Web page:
The pain from his sprained right ankle was nagging at him. Twice in North Carolina’s back-and-forth affair with N.C. State, a shaken-up Giovani Bernard had to be attended to on the field by athletic trainers and coaches after the play was blown dead.
With 30 seconds left on the Kenan Stadium clock Saturday, overtime looming, coach Larry Fedora called a time out and backup returner Roy Smith prepared to field a Wolfpack punt.
- Here are some highlights from the Tar Heels’ 43-35 victory against N.C. State:
- Bryn Renner completed 30 of 47 passes for 358 yards.
- Mike Glennon completed 29 of 52 passes for 467 yards and five touchdowns.
- The UNC defense sacked Mike Glennon five times for a loss of 27 yards.
- Before Bernard’s 74-yard punt return for a touchdown, both teams had a combined nine return yards on 17 punts.
Heeding Fedora’s warning that the outcome, an eventual 43-35 UNC win, would come down to the very last possession, quarterback Bryn Renner couldn’t imagine the ball being in the hands of anyone but Bernard as the final seconds ticked off.
Coaches took Bernard off the return unit earlier in the game because of his ankle, but Renner called out to his tailback anyway.
“Gio, you’ve got to get in there,” he said. “We need you.”
That’s all Bernard needed to hear. Since he arrived in Chapel Hill, he has watched his team overcome adversity. Having allowed N.C. State to score 28 unanswered points Saturday, the Tar Heels were still battling it.
If the team could do it, so could he, Bernard thought. At the last minute, Bernard waved off his teammate.
“Let me try to see what I can do on this one,” Bernard told Smith.
With all eyes on him, the blue- and red-clad crowd on its feet, Bernard fielded the punt at the 26-yard line. Looking at the Wolfpack defenders before him, Bernard thought about signaling for a fair catch. In the moment, he decided against it — “high risk, high reward,” he thought.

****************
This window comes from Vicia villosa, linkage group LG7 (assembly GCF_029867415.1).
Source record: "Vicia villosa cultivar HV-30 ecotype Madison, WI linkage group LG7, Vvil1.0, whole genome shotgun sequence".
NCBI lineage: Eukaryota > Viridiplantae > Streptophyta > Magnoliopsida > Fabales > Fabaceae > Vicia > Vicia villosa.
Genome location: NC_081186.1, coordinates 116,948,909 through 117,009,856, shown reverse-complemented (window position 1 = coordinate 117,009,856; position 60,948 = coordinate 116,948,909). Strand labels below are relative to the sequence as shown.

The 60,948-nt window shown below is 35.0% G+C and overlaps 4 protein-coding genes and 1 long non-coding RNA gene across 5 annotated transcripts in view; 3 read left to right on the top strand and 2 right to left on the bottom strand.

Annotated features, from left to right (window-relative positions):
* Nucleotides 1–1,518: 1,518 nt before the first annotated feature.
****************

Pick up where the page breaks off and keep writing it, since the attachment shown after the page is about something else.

As he began to run toward the sideline, all he saw was a wall of navy blue jerseys, so he kept on going. At the 10-yard line, he outran the final N.C. State defender diving at his feet.
Staring at the open pathway to the end zone — and ultimately, UNC’s first win against its rival in six years — Bernard began to cry as he completed his 74-yard punt return for a touchdown.
Bernard, who was still shaking as he recounted the moment to reporters after the game, couldn’t exactly put his feelings into words. It didn’t matter. After all, he said, nothing he ever does on that field is solely for himself.
“This game will definitely go down in the record books for me, not just because of yards, not just because of the punt return, but the emotions, the highs and lows of that game,” said Bernard, who leads the nation in all-purpose yards per game.
“Even during the lows we were able to have high emotions, and that’s what makes a good team.”
The score tied at 35, N.C. State quarterback Mike Glennon was sacked on the first play of the Wolfpack’s final drive of the day. His team’s running game hadn’t been very successful Saturday, but coach Tom O’Brien responded by calling back-to-back running plays, seemingly trying to run down the clock and force overtime.
UNC would get the ball back with 30 seconds remaining. This was just the kind of situation for which Fedora had been preparing his team all week long.
“We kept talking about that throughout the game on the sideline,” Fedora said. “As I walked by guys I said, ‘One play at a time. It’s going to come down to the last possession.’”
While O’Brien was playing for extra time, Bernard was adamant to ensure the Tar Heels wouldn’t need it.
As Bernard crossed the threshold of the end zone, right hand pointing to the sky, he didn’t slow down. Tossing the ball away, he sprinted to the student section, jumping up to greet the screaming fans reaching down to embrace him.
Once again as time expired in a UNC-N.C. State matchup, there was hardly a dry eye on the Tar Heels’ sideline.
This time the tears didn’t leave a stain of regret. Instead, they were wiped away with the very hands that clawed their way back to fulfilling a dream.
“You battle and you fight the whole 60 minutes. We knew we were going to have to,” Renner said. “For (Bernard) to come up with a big play, I was in tears. Everybody was in tears. It’s something you’ll never forget.”
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